Your diet

It’s estimated that around 20% of our fluid intake comes from food if you’re eating a healthy and balanced diet with a variety of foods such as fruits, vegetables and lean meats. So, not all fluid comes from the drinks we have. If you’re someone who eats food high in water content, you’ll need much less fluids than someone who doesn’t consume a lot of water-rich foods.

Pregnancy and breastfeeding

During pregnancy, you will need to keep well hydrated as this will help with your overall health and it will also help reduce many pregnancy symptoms.

When you’re breastfeeding, you will naturally need more water as you’ll be producing around 700-1000ml of breastmilk per day.

Signs that you’re well hydrated

  • Smooth elastic skin
  • Pale yellow urine
  • Urinating frequently throughout the day

Signs of dehydration

  • Your skin isn’t smooth and elastic
  • You’re feeling thirsty
  • You have dark yellow urine
  • Not urinating frequently throughout the day
  • Sunken eyes
  • You have a dry mouth, lips and tongue
  • Dry eyes
  • Dizziness or lightheadedness
  • You feel fatigued
  • You get a lot of headaches
  • Dry or flaky skin
  • Muscle weakness

Tips for better hydration

Some of us struggle with water intake, we may either not realize that we’re thirsty, or we just don’t like drinking water. The good news is, there are a lot of ways that we can remind ourselves to drink fluids in a way we enjoy it.

Get yourself a big water bottle

One of the best ways to get enough fluids in is to keep a big water bottle with you at all times, reminding yourself to drink small amounts frequently all throughout the day. This is especially a good idea for those who forget to drink fluids during the day.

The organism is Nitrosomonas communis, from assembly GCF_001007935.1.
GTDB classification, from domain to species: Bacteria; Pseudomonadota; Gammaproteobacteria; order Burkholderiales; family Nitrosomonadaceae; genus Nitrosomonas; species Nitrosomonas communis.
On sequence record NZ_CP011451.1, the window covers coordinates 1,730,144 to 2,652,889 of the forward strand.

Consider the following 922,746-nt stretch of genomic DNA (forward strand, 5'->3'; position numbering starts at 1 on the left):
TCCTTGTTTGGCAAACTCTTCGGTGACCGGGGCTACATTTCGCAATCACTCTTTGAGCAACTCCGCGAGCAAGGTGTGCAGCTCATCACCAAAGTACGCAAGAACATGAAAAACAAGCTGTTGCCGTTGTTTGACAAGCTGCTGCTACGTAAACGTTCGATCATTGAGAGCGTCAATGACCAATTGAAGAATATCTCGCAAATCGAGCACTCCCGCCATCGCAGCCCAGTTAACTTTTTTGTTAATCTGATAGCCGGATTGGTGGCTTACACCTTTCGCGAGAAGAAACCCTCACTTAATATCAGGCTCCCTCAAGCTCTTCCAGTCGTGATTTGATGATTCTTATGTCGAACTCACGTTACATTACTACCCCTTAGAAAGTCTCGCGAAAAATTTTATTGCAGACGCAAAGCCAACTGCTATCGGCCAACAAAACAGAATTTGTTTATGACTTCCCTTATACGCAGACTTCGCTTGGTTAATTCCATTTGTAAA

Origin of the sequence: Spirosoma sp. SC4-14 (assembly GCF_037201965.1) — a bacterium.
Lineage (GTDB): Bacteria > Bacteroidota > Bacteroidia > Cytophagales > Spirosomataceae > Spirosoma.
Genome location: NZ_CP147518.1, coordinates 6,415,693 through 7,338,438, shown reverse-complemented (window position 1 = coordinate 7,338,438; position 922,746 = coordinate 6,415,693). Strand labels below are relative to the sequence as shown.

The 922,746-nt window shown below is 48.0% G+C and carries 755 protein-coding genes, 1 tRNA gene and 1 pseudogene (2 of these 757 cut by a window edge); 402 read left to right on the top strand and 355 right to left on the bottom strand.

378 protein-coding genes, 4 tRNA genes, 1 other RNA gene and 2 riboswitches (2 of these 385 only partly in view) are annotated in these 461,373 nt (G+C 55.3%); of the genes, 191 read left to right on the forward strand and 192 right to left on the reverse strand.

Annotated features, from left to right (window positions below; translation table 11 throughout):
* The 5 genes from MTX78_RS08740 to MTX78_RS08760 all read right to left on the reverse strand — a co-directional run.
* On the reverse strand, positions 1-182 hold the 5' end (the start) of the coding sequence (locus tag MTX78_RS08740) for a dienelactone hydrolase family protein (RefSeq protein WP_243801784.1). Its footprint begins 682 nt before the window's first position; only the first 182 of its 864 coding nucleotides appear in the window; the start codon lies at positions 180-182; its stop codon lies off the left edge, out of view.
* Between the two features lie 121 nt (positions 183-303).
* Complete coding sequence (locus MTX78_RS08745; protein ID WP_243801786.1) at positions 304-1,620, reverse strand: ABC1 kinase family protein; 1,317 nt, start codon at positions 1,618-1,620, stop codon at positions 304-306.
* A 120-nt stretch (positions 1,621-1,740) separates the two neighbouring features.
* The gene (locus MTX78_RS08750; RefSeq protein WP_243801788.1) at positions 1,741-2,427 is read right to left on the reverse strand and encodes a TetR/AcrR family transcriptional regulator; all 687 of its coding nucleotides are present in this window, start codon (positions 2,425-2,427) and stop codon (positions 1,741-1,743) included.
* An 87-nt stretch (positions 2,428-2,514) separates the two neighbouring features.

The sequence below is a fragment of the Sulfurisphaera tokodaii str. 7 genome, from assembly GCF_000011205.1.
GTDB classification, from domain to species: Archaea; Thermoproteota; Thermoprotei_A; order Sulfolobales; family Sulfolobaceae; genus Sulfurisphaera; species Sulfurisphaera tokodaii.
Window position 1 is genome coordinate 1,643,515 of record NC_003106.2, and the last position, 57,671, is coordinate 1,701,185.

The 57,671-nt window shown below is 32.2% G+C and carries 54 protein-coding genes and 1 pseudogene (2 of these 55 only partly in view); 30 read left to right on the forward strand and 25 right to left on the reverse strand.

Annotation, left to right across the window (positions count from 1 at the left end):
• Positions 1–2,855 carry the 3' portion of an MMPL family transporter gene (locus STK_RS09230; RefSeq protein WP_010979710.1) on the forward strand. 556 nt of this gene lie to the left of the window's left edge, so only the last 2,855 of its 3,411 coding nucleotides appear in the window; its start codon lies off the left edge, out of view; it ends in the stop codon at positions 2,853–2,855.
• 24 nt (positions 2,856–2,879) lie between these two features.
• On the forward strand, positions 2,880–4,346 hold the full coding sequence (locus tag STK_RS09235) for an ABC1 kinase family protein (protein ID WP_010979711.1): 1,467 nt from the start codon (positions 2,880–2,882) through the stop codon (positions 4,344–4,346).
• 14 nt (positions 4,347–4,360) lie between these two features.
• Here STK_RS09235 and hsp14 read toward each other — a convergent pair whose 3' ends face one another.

Drink different types of water

Drink bottled water, sparkling water, infused water, water with a squeeze of lemon, flavored water or water with some flavor enhancing drops. Be wary of sugar in some bottled waters and drinks.

Drink different types of fluids

It’s not just water that counts as a hydrating drink, fruit juices, milk and cordials also count. Water will always be the best and healthiest option for you, but if you struggle with drinking water, don’t be afraid to mix it up.

Sports drinks and fruit juice are both great ways for keeping hydrated and to keep your electrolyte balance in check but do keep it to a minimum as most sports drink and fruit juices are very high in sugar.

Eat hydrating fresh fruits every day

Not only is fruit healthy for you, but some fruits contain a lot of water. Some fruits with high water content include watermelons, oranges, plums, pineapples, melons, strawberries and cucumbers.

Watch your caffeine intake

Caffeine has the opposite effect on hydration and too much caffeine can negatively affect your hydration levels. Things like coffee, tea, energy drinks and some soft drinks all contain caffeine, some if it more than others.

Watch your snacking habits

Sometimes when we’re thirsty, we may think we’re hungry and grab a snack instead of a drink. So next time you feel like you may be snacking a bit too much, grab a drink instead.

Important notes on water intake while breastfeeding

The good news is that your hydration goals should not be about a huge amount of water or fluids, but rather about drinking to thirst, keeping an eye on your hydration levels and listening to your body’s needs.

The general recommendation is to drink around 2000-3000ml of water per day. But it greatly varies between individuals depending on different factors. Some may need less, and some may need more.

It is recommended that breastfeeding mothers drink to thirst and keep an eye on their hydration levels. Drink small amounts frequently all throughout the day, before you grab a snack, grab a drink first. Chances are if you’re breastfeeding, you will be very thirsty, especially during feedings. Listen to your body.

Carry a bottle of water around with you whenever you can as we tend to drink more when we have water easily accessible.

If you’re worried about dehydration or the health of you or baby, contact your healthcare provider for medical attention and treatment as needed.

If you ever need evidence-based information or support related to anything breastfeeding, consult with an International Board Certified Lactation Consultant (IBCLC).

Additional information and resources

How much water do we really need to drink?

Nutrition Column an Update on Water Needs during Pregnancy and Beyond